Letters to the Editor: The St Leger

A selection of correspondence in response to Emma Berry’s Op/Ed ‘Long May The Leger Run‘:

I read your article about the St Leger in the TDN with interest and I agree totally that it would be a great loss to British racing to see the Leger distance changed. When I started training I had horses for Lord Weinstock and Dick Hollingsworth, who only bred middle-distance horses, and I really enjoyed being able to allow their horses the time to develop and mature; they also improved significantly from two to three, so if they showed any real ability at two they were going to be useful at three. 

I remember, in the early days, having two two-year-olds for Dick Hollingsworth and not ringing him for ages, as I didn’t know what to say. April came and I rang him one Sunday to say I was pleased with them and they were coming along nicely, to which he replied, “How on earth do you know? I hope you haven’t done any work with them.” 

He went on to say that there was no point ringing him before July, as his two-year-olds shouldn’t be doing anything before then. Not many owners would say that to you these days!

I love the St. Leger, not only as a test of stamina but as a test of a horse’s bravery–they have to be tough to win it. It produces horses that go on and mature, having longevity, which is great for the sport and audience participation.

Best wishes,

Neil Graham
(Trainer of the 1988 St Leger winner Minster Son, now director of racing at Chelmsford City Racecourse)


Shortening Classic races, doping, railing against HISA, the US (more than any other nation, in my opinion) clinging to the ridiculous notion that fillies/mares can’t compete with colts/geldings simply based on their gender–so many things sadden me in regards to racing these days.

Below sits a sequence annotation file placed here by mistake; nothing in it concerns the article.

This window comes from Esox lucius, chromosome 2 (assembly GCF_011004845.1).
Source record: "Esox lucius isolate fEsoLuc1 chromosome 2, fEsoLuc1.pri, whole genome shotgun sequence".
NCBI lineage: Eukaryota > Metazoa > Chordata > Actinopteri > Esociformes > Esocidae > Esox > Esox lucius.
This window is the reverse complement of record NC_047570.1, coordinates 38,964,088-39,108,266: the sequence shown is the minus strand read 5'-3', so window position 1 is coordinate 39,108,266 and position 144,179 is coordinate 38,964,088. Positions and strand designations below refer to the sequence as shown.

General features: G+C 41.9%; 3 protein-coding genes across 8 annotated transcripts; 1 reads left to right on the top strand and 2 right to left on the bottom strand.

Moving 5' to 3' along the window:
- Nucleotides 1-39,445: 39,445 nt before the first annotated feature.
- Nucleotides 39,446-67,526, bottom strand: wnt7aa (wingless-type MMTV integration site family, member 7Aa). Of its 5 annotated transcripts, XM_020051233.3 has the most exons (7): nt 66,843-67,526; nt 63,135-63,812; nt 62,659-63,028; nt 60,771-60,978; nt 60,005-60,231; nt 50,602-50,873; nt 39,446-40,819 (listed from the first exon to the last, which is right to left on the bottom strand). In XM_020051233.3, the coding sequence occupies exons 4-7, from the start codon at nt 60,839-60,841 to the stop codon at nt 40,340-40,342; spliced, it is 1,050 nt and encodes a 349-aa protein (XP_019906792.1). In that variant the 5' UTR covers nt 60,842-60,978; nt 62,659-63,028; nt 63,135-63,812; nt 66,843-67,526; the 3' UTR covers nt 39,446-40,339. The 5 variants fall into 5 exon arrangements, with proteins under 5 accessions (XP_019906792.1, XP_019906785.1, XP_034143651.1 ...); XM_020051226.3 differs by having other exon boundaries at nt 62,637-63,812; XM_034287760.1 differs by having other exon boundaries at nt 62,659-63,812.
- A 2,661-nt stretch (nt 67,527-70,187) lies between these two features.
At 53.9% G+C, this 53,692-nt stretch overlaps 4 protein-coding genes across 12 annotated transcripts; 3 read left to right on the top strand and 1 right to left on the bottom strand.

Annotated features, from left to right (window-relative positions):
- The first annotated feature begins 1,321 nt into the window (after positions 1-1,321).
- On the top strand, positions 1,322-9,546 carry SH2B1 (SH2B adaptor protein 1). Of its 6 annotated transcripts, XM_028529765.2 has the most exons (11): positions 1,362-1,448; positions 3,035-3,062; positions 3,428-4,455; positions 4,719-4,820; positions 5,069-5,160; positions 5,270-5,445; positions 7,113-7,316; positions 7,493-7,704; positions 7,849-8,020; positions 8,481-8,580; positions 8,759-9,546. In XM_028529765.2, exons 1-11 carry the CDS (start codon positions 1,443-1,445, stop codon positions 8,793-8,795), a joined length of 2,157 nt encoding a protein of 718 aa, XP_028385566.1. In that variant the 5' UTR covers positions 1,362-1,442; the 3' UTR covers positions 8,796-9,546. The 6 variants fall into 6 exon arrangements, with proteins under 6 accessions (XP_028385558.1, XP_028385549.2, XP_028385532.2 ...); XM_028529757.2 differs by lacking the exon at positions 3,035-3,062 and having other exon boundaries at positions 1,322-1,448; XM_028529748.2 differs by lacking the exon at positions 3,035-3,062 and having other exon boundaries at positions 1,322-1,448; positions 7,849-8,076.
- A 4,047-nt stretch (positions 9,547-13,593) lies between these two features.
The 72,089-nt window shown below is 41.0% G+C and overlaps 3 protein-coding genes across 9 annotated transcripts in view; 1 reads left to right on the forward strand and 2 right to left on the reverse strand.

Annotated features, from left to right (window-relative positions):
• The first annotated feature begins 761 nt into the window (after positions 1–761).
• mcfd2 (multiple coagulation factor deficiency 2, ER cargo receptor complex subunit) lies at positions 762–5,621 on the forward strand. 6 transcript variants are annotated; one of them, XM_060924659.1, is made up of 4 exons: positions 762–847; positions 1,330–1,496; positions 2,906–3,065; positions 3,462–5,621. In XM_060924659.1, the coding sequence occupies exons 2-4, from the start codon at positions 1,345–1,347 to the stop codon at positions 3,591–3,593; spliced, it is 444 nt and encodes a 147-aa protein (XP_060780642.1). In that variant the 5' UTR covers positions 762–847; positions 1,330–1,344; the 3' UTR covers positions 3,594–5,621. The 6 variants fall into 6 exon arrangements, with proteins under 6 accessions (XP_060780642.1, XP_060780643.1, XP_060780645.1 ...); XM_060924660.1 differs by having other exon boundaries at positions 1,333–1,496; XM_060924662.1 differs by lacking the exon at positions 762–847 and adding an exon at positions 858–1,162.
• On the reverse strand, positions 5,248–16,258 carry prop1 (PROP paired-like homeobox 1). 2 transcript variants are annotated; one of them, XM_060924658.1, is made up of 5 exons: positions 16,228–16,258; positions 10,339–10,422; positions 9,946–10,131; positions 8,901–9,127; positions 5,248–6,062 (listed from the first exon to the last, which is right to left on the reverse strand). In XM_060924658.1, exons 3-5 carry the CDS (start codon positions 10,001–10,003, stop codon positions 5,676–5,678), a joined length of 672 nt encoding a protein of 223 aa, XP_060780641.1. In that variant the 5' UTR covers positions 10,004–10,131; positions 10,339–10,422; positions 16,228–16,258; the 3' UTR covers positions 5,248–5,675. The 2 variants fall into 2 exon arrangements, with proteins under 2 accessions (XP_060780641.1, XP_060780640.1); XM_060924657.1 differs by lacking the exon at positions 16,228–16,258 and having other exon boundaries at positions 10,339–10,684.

I don’t want any races shortened.  If anything, I’d like to see some lengthened. This is especially pertinent in the US where many ‘Classic’ filly and mare races are shorter even than their male counterparts. I’d love to see both the Kentucky Oaks and Breeders’ Cup Distaff (just to name two) go back to being 1 1/4 races.

One of the brightest spots (again, in my opinion) is Japan. They keep showing the rest of the world what proper breeding and care can produce–and all drug free. They keep my faith and hope alive.

For me, the biggest light is the horse.  Watching these beauties run (especially in the longer races) is what hooked me on the sport and keeps me coming back for more.

Jean B.


I read with interest your article of 8th March published in TDN.

This brought back memories because the question of the St Leger distance, and also if it should be open to older horses, was a much discussed question late 1970s and early 80s. In recent years I had just accepted the race as a NH stallion maker. Interestingly, I once read Tony Morris suggesting his love of thoroughbred breeding may not have developed if this had been the case in his earlier years.

I was always horrified by any thoughts of lowering the distance of the St Leger. However, I was never certain my argument was based on anything but being a traditionalist.  Although Peter Willett’s argument is sound from a British breeding perspective, the move from the perception I had had in the 1970s that Australian racing was stamina laden to the current sprint-dominated racing and breeding seems to have worked in extreme and ultimately to, what Australians would consider, the detriment of their more prestigious races.

The other point of interest in your article was why a picture of The Minstrel should be on the copy of a June 1980 copy of Pacemaker. The indexing of my literature clearly works better than I thought and note it was a Richard Stone Reeves painting. Incidentally, on the changing face of racing, note the advert for Moyglare Stud selling a draft of yearlings at Keeneland (and they also sold in Europe as I recall).

Kind Regards,

Neville Sibley

EB replies: Yes, indeed, The Minstrel portrait was in regard to the publication of ‘Decade of Champions’ by Richard Stone Reeves and Patrick Robinson, a really special book.

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